Frito-Lay announced plans today for a plant just south of Richmond that will employ more than 1,000 workers in an operation dedicated solely to the production of lime dust, a seasoning that is later blasted onto the snacking company’s popular Hint of Lime-flavored Tostitos tortilla chips.
“To make just one little chip with only a ‘hint’ of lime actually takes a huge amount of not only limes, but elbow grease,” said Frito-Lay spokesman Jim Robinson, noting at least 100 citrus fruits and 200 workers are needed to create just one bag of Hint of Lime Tostitos.
Robinson said the lime crematorium, as Frito-Lay calls it, was needed to help Tostitos keep up with the Hint of Lime all-white corn chip demand, which is so high that it cannot be measured by modern economic analysis, or even plotted on a basic demand curve.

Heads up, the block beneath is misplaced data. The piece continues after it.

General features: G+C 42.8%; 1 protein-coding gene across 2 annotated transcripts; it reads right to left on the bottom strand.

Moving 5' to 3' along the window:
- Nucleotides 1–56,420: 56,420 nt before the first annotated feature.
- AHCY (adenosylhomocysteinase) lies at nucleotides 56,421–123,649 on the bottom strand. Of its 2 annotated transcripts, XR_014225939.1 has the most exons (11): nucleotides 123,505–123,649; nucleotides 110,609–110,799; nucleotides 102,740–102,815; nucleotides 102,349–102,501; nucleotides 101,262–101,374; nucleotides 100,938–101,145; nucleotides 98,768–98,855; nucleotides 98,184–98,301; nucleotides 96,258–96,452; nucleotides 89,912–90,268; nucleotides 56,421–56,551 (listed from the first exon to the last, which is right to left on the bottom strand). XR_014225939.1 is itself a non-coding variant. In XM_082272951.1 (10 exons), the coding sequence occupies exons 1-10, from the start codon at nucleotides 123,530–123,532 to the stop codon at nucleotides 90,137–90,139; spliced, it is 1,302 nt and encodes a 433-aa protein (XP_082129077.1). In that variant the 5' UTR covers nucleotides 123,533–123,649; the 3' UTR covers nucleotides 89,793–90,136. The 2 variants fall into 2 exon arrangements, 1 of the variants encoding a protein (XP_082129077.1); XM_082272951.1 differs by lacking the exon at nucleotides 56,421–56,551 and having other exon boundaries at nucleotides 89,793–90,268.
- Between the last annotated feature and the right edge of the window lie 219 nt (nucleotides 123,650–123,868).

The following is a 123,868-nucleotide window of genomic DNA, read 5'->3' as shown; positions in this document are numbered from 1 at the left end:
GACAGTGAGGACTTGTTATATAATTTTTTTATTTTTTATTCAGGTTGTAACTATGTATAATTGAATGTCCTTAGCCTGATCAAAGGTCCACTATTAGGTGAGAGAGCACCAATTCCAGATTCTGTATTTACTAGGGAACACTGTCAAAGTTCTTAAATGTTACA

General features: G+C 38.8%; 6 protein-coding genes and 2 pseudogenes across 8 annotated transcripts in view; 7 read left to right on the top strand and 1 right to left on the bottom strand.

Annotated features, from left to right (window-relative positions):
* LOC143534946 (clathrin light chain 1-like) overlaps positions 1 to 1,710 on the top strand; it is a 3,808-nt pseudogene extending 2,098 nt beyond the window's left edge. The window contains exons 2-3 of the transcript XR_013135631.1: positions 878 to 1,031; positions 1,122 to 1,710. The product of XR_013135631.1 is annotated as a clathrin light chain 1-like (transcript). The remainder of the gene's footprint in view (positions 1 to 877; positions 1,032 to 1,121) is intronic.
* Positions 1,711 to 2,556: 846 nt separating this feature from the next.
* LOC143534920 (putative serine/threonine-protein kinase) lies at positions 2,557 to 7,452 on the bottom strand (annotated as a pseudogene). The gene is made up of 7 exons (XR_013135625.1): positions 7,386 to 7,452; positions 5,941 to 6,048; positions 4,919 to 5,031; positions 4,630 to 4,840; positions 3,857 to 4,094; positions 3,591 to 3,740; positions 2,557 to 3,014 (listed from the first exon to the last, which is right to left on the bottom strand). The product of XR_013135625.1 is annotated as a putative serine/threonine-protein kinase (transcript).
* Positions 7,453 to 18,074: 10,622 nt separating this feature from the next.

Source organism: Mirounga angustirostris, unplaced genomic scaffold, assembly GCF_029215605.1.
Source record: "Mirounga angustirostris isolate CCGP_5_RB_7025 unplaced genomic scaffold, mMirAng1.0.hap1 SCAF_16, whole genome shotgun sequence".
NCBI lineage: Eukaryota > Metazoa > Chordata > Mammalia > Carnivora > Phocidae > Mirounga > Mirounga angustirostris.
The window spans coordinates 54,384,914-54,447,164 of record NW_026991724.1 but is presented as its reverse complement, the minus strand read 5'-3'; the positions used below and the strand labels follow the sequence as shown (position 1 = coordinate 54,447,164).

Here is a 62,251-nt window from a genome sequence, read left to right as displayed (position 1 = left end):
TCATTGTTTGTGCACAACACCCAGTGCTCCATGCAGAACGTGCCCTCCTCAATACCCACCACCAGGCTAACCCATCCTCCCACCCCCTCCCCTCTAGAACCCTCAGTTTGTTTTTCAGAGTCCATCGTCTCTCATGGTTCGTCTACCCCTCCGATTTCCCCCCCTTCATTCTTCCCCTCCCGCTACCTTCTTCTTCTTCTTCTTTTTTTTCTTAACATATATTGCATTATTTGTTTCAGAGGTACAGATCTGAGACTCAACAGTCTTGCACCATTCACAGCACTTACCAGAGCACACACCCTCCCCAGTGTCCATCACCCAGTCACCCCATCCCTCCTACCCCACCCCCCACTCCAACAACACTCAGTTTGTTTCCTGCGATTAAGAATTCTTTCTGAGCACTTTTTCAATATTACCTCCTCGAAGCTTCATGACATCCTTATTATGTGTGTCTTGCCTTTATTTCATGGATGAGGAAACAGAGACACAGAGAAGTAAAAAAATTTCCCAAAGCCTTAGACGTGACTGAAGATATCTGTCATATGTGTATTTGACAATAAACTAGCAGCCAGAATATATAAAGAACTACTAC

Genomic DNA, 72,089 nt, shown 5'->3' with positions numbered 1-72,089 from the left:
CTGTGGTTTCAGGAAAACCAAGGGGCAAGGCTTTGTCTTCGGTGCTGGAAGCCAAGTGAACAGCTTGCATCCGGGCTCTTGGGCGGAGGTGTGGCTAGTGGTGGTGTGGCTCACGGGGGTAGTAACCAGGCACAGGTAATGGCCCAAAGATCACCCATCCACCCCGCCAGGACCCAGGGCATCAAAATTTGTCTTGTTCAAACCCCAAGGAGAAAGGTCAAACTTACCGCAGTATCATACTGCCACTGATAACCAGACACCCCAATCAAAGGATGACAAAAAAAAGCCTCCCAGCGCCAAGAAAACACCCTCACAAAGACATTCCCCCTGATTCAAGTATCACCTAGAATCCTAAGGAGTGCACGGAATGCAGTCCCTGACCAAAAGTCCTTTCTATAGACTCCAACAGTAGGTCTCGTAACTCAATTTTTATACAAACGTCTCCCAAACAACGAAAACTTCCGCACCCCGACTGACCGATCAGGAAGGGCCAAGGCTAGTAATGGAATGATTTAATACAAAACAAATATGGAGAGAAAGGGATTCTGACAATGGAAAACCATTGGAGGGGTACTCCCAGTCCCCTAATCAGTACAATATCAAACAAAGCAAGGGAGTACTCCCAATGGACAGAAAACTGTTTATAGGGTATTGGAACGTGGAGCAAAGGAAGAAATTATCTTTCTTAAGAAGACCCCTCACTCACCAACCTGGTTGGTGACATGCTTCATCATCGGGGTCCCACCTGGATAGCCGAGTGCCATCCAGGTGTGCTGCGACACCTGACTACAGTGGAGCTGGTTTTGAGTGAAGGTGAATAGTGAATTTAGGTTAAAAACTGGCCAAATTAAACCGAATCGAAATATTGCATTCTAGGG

Richmond officials praised Tostitos for its move to the area, saying the lime crematorium will fill the gap left by the loss of several notable Fortune 500 companies, and will more than likely provide the surrounding community with donated bags of Hint of Lime Tostitos.
And hopefully some salsa.
“This is particularly a great project for anyone who likes Tostitos, which is, of course, everyone,” said Greg Wingfield, president of the Greater Richmond Partnership economic development group, as he attempted to remove the cap off a jar of Tostitos-brand Nacho Cheese Dip. “And if I could get the top off this stupid jar, I myself could dig into this bag that’s been calling my name for the past few hours.”
Added Wingfield, sticking the jar between his knees for increased dip container-opening leverage: “Aaarrrggghhh.”
While no actual chips will be produced at the new facility, Frito-Lay said the local plant will have employees testing alternative chip-dipping techniques, the aerodynamics of jars, and how to dip broken chips or chip crumbs into salsa without getting the salsa or cheese sauce all over your hands and insides of your fingers.